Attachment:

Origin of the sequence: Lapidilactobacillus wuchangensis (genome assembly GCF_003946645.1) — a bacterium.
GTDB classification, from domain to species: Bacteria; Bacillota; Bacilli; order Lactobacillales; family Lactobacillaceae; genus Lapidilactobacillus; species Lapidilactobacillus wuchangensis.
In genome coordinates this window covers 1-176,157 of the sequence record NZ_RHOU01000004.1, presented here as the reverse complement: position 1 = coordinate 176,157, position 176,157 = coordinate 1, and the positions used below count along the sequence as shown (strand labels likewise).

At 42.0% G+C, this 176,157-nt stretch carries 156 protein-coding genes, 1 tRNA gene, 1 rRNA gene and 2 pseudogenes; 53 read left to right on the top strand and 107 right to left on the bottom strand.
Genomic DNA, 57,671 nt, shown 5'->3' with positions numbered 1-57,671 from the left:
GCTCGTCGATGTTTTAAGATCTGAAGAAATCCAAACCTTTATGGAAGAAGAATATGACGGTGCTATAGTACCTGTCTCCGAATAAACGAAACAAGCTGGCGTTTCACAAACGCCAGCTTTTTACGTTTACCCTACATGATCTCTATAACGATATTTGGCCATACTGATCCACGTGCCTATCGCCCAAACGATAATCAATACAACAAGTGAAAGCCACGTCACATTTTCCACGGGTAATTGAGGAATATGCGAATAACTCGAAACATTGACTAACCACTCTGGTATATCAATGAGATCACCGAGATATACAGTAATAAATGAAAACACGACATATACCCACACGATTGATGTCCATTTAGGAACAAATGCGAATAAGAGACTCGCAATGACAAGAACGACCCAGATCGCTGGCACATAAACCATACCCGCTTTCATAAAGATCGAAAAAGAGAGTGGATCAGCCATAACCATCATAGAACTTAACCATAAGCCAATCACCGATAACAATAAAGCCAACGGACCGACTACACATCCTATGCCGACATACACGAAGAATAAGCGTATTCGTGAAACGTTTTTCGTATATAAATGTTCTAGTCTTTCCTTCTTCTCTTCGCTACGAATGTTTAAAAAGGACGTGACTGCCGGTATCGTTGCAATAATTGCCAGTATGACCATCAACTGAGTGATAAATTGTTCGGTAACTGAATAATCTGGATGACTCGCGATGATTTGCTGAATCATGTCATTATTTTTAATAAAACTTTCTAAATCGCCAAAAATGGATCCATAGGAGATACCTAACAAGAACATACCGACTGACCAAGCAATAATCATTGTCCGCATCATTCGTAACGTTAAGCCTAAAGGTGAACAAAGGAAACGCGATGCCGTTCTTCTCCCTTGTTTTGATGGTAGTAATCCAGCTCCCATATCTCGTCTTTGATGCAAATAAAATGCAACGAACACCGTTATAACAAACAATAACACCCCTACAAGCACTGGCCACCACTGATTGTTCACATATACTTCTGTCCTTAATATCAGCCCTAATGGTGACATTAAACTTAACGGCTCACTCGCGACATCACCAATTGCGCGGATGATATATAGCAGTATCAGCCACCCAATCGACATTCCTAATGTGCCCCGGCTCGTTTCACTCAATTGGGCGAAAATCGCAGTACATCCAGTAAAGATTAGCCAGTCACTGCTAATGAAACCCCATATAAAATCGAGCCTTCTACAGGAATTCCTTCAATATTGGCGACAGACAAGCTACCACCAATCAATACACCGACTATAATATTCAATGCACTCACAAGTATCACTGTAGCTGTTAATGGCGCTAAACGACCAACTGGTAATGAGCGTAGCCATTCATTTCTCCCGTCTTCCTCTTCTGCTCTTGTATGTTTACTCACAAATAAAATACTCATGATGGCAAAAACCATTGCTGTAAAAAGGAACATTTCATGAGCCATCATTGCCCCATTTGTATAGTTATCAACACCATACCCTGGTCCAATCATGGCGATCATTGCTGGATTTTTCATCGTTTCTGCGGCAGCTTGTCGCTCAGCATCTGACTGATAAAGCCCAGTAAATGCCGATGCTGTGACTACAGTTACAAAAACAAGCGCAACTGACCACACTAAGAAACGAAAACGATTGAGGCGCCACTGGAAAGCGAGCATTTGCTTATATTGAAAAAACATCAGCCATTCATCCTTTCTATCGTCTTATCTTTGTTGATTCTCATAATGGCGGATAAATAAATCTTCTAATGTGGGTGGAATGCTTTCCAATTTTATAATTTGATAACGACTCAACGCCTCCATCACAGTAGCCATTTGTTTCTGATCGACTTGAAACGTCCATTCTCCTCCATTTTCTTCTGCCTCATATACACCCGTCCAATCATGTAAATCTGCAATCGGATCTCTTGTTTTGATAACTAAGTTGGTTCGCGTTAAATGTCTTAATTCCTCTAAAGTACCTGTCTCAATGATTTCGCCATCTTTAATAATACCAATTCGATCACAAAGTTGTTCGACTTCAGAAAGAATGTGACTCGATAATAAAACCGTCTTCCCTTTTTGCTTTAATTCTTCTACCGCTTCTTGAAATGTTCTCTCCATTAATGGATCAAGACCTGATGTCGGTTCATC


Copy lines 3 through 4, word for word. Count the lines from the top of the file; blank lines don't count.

In genome coordinates this window covers 1-176,157 of the sequence record NZ_RHOU01000004.1, presented here as the reverse complement: position 1 = coordinate 176,157, position 176,157 = coordinate 1, and the positions used below count along the sequence as shown (strand labels likewise).

At 42.0% G+C, this 176,157-nt stretch carries 156 protein-coding genes, 1 tRNA gene, 1 rRNA gene and 2 pseudogenes; 53 read left to right on the top strand and 107 right to left on the bottom strand.